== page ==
If you've got the sniffles or need a shot, do you go to the doctor or stop in at a clinic in a nearby drugstore?
Lots of people are opting for the clinics, which are springing up inside grocery stores, big-box retailers and chain drugstores across the country. There are already 1,388 clinics like these in the U.S., according to data from Merchant Medicine, a consulting firm.
Drugstore chain CVS, which owns MinuteClinic, is the biggest operator with 588 clinics nationwide, Merchant Medicine's October report says. Walgreens is next with 356 clinics. Wal-Mart comes in third with 143 clinics.
We were curious to know how people feel about the clinics, which are usually staffed by nurse practitioners or physician assistants. So we asked in the latest NPR-Truven Health Analytics Health Poll.
Overall, we found that people are open to the idea of trying the clinics. And those who have used them seem to like them a lot.
About half the people polled said they were aware of a retail clinic in their community. About half said they didn't know of one.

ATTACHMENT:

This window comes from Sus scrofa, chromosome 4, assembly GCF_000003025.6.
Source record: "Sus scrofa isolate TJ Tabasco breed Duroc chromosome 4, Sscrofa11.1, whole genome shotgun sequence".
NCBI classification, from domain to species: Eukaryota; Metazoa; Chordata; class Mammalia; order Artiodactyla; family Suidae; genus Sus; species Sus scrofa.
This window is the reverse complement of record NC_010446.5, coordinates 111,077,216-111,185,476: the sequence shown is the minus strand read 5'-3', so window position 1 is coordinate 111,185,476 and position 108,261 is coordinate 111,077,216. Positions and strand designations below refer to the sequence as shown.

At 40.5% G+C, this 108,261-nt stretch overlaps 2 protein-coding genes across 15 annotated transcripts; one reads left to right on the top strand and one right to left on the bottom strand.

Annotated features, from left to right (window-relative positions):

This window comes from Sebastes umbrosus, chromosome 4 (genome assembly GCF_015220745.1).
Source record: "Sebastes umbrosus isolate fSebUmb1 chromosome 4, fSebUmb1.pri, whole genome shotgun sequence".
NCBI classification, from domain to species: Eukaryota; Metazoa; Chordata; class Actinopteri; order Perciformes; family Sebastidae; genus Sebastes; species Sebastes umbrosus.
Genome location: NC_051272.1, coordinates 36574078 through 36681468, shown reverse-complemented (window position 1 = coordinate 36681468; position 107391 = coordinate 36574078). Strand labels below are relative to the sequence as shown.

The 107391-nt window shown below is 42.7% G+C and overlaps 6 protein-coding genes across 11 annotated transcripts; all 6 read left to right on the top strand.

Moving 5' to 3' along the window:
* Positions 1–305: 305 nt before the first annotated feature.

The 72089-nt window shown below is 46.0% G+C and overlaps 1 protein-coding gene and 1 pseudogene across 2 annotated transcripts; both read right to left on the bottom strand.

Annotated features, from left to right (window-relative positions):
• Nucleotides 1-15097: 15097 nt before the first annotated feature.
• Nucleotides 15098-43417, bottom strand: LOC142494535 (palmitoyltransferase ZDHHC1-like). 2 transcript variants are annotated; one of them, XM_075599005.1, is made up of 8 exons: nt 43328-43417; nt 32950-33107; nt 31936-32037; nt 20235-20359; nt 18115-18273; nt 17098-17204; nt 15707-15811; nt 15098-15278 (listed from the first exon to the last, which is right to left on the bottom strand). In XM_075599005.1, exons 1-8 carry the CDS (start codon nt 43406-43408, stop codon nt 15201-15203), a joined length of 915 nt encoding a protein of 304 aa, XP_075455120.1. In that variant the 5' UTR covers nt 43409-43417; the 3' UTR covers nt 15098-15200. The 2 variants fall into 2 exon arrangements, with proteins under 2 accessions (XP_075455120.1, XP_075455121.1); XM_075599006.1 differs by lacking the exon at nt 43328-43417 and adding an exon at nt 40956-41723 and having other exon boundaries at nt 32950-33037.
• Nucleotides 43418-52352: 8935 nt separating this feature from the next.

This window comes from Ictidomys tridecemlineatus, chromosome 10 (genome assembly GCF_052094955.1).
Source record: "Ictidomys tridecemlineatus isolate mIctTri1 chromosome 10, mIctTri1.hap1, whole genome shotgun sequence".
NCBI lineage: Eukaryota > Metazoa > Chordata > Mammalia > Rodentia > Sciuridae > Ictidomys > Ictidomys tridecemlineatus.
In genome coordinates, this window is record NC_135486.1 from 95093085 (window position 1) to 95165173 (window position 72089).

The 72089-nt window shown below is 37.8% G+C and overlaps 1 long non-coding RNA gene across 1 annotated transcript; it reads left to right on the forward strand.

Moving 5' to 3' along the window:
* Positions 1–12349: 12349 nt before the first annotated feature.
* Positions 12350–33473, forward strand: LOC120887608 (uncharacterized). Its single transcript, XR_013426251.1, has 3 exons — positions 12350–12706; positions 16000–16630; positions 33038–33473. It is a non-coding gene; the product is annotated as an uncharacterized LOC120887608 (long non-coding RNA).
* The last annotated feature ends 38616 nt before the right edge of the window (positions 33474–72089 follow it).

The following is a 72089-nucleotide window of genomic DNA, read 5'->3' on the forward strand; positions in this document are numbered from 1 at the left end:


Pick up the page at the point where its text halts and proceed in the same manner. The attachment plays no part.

Around two-thirds of people were open to trying a clinic, regardless of whether they knew about one in the area or not.
"I think this is a reflection of the war cry that health care consumers have had for a long time," said Dr. Ray Fabius, chief medical officer at Truven Health. "They're frustrated with an inability to easily access care." Often they can't get appointments, he said, or they have a problem after hours.
A 2009 study found retail clinics were cheaper sources of care than doctors' offices, and the quality of treatment didn't appear to be worse. Another study published last month found that people who went to clinics may be less likely to see a primary care doctor for future care of acute medical conditions.
So what about the people in our poll who had been to a clinic in the last six months? Eighty percent were happy with the experience. Only 4 percent were either dissatisfied or very dissatisfied.
A cold or other minor illness was the most common reason for a clinic visit. People also went to get a flu shots or other immunizations.
We were curious about whether people who'd tried a clinic also had regular doctors. Almost all of them — 89 percent — did.
Nearly two-thirds of clinic customers told us their insurance covered the visit. A majority said they paid $25 or less out of their own pocket.
The results come from a nationwide telephone poll of 3,003 people conducted in July. The margin of error is 1.8 percent. You can find the questions and responses here.
Copyright 2012 National Public Radio. To see more, visit http://www.npr.org/.